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tuneball:

did you take an initial specific gravity reading? If so, what was it?

Please take a current sg reading. Also what is the temperature of the wine, not the house/

Steve
 

tuneball

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Racer,

That's exactly what I mean, I have an airlock with the lid snapped tightly shut, and I was told after two days I should bubbling in the airlock. nothing yet.
 

tuneball

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tuneball:

did you take an initial specific gravity reading? If so, what was it?

Please take a current sg reading. Also what is the temperature of the wine, not the house/

Steve
Steve,

I didn't have the tool to measure specific gravity, when I checked the temp of the wine wine, it was around 20 C. Say I had the S.G. tool and the specific gravity was not was it is supposed to be, how would I correct it???

Thanks,

Dan
 

Racer

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Looking for the physical signs of yeast fermenting or not is not the best way to judge if things are fermenting or not. I just started a kit about 7 days ago and didnt see any airlock activity for about the same amount of time as you have on yours right now.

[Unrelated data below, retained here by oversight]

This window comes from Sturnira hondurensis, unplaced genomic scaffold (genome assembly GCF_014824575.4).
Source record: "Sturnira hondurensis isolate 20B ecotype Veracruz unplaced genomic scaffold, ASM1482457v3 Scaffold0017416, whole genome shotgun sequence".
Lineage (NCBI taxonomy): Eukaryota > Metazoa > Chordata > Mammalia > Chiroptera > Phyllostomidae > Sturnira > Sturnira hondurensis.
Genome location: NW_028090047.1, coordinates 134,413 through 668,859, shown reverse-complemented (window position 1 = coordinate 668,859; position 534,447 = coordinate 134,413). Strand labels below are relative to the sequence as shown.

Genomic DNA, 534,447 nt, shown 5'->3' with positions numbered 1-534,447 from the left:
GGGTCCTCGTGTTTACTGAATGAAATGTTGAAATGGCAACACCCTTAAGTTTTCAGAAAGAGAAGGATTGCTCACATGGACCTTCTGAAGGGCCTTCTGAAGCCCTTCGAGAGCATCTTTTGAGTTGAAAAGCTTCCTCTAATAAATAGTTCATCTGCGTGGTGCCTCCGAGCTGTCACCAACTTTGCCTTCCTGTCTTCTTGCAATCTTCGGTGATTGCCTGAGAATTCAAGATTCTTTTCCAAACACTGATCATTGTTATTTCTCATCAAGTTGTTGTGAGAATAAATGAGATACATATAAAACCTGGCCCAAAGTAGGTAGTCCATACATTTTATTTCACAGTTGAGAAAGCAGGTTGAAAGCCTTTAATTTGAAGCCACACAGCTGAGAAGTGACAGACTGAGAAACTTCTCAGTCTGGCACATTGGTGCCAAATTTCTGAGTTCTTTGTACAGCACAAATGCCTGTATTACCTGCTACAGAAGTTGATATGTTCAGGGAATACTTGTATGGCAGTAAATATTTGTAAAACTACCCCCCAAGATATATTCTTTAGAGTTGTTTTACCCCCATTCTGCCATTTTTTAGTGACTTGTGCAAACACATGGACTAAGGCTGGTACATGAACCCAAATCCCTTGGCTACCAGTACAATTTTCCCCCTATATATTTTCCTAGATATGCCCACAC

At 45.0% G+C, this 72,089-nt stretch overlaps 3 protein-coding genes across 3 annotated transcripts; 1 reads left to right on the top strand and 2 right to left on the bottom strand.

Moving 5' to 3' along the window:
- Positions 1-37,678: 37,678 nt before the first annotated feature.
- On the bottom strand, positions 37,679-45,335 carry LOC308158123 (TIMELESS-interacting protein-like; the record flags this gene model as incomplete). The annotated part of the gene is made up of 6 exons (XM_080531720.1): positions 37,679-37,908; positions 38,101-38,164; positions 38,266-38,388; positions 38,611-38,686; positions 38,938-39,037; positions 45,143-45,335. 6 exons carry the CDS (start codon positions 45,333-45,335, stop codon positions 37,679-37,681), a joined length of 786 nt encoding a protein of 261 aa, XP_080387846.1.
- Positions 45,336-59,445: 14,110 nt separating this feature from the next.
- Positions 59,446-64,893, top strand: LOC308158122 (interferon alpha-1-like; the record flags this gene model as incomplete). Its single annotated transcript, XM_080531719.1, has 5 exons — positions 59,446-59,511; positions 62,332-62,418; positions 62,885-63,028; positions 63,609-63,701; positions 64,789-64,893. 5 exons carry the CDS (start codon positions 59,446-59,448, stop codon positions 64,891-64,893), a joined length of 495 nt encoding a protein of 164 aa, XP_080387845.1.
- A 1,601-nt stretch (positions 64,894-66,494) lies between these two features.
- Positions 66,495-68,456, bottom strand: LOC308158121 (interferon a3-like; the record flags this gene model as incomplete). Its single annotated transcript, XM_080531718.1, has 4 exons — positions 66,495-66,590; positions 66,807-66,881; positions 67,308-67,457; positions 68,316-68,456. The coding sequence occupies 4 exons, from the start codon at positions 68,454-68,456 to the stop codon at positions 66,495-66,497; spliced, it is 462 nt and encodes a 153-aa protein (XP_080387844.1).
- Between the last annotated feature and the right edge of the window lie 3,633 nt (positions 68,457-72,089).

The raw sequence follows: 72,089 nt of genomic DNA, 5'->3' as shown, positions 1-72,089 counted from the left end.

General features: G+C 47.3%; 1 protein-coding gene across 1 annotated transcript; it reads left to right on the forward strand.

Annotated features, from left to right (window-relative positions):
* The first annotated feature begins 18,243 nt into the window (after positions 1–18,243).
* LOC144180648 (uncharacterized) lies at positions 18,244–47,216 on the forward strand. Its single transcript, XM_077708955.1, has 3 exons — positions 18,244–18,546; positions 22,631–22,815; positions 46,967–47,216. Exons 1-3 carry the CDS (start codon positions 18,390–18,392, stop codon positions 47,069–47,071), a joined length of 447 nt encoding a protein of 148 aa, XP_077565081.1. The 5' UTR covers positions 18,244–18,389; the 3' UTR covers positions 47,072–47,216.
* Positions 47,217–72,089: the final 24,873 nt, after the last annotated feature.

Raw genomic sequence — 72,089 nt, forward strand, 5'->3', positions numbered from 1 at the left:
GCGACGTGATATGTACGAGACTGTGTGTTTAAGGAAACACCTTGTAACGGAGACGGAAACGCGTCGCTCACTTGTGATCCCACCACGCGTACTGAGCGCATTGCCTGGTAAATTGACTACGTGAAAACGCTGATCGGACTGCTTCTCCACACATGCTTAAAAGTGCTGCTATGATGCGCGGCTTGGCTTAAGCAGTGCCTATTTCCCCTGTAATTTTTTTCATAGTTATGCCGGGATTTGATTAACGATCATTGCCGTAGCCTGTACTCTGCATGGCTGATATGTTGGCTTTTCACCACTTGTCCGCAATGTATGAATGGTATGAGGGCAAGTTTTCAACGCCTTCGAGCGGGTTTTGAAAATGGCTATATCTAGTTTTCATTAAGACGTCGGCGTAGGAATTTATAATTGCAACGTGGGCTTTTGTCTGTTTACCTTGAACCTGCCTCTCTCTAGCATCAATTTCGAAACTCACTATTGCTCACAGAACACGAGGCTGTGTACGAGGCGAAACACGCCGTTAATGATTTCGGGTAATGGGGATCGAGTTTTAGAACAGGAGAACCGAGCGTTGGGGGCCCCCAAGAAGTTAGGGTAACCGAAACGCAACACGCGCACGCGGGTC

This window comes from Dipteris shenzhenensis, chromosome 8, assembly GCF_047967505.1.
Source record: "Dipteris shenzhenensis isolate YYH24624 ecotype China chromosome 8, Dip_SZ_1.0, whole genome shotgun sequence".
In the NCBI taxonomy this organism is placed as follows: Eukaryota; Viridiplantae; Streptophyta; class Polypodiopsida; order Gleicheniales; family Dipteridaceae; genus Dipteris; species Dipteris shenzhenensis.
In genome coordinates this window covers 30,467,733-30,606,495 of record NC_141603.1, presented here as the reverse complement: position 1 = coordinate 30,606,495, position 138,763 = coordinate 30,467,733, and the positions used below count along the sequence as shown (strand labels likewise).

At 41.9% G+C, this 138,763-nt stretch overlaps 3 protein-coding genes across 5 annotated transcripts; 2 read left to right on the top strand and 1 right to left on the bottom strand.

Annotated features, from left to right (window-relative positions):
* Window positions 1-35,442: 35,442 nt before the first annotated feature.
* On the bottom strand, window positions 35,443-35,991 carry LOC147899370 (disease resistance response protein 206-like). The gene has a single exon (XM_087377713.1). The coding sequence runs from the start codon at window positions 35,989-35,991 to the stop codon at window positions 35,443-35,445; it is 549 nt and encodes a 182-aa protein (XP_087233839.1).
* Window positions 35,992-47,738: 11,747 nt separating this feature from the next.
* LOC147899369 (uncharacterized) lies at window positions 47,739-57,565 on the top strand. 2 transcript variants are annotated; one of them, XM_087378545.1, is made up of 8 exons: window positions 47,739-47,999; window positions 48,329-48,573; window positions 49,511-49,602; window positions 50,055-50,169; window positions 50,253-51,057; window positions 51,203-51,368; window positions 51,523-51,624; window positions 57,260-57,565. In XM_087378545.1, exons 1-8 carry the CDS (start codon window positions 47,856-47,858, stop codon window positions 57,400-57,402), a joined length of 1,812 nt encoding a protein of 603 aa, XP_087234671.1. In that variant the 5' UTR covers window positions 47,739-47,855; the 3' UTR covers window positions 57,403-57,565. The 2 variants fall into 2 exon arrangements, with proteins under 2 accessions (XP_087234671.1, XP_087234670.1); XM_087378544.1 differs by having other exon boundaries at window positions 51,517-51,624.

If you had the sg. reading of the kit when you started it and then checked it again today you would know if the sg. had started to come down or not(fermentation had/hadnt started).Steve is right in asking what the temp of the juice is you need to know for sure if its in the right range for a proper fermentation to start and keep going for you.
 

Wade E